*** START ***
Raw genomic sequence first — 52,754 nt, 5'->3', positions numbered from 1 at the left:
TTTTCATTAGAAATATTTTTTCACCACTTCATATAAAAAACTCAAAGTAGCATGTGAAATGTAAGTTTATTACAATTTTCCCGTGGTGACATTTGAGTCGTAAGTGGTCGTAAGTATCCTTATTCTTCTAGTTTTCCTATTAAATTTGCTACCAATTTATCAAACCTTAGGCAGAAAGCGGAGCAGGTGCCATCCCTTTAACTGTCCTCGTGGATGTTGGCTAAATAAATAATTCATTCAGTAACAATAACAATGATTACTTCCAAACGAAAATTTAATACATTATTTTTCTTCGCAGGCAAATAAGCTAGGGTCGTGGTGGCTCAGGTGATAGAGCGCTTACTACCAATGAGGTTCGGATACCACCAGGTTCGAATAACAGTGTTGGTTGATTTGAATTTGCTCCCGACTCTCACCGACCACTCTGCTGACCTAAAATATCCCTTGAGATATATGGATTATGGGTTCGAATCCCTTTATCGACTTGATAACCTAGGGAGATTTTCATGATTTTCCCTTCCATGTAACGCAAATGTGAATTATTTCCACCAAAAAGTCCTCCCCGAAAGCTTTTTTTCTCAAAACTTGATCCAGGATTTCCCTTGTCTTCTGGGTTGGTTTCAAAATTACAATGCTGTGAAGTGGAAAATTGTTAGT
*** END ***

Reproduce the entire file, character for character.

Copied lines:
Raw genomic sequence first — 52,754 nt, 5'->3', positions numbered from 1 at the left:
TTTTCATTAGAAATATTTTTTCACCACTTCATATAAAAAACTCAAAGTAGCATGTGAAATGTAAGTTTATTACAATTTTCCCGTGGTGACATTTGAGTCGTAAGTGGTCGTAAGTATCCTTATTCTTCTAGTTTTCCTATTAAATTTGCTACCAATTTATCAAACCTTAGGCAGAAAGCGGAGCAGGTGCCATCCCTTTAACTGTCCTCGTGGATGTTGGCTAAATAAATAATTCATTCAGTAACAATAACAATGATTACTTCCAAACGAAAATTTAATACATTATTTTTCTTCGCAGGCAAATAAGCTAGGGTCGTGGTGGCTCAGGTGATAGAGCGCTTACTACCAATGAGGTTCGGATACCACCAGGTTCGAATAACAGTGTTGGTTGATTTGAATTTGCTCCCGACTCTCACCGACCACTCTGCTGACCTAAAATATCCCTTGAGATATATGGATTATGGGTTCGAATCCCTTTATCGACTTGATAACCTAGGGAGATTTTCATGATTTTCCCTTCCATGTAACGCAAATGTGAATTATTTCCACCAAAAAGTCCTCCCCGAAAGCTTTTTTTCTCAAAACTTGATCCAGGATTTCCCTTGTCTTCTGGGTTGGTTTCAAAATTACAATGCTGTGAAGTGGAAAATTGTTAGT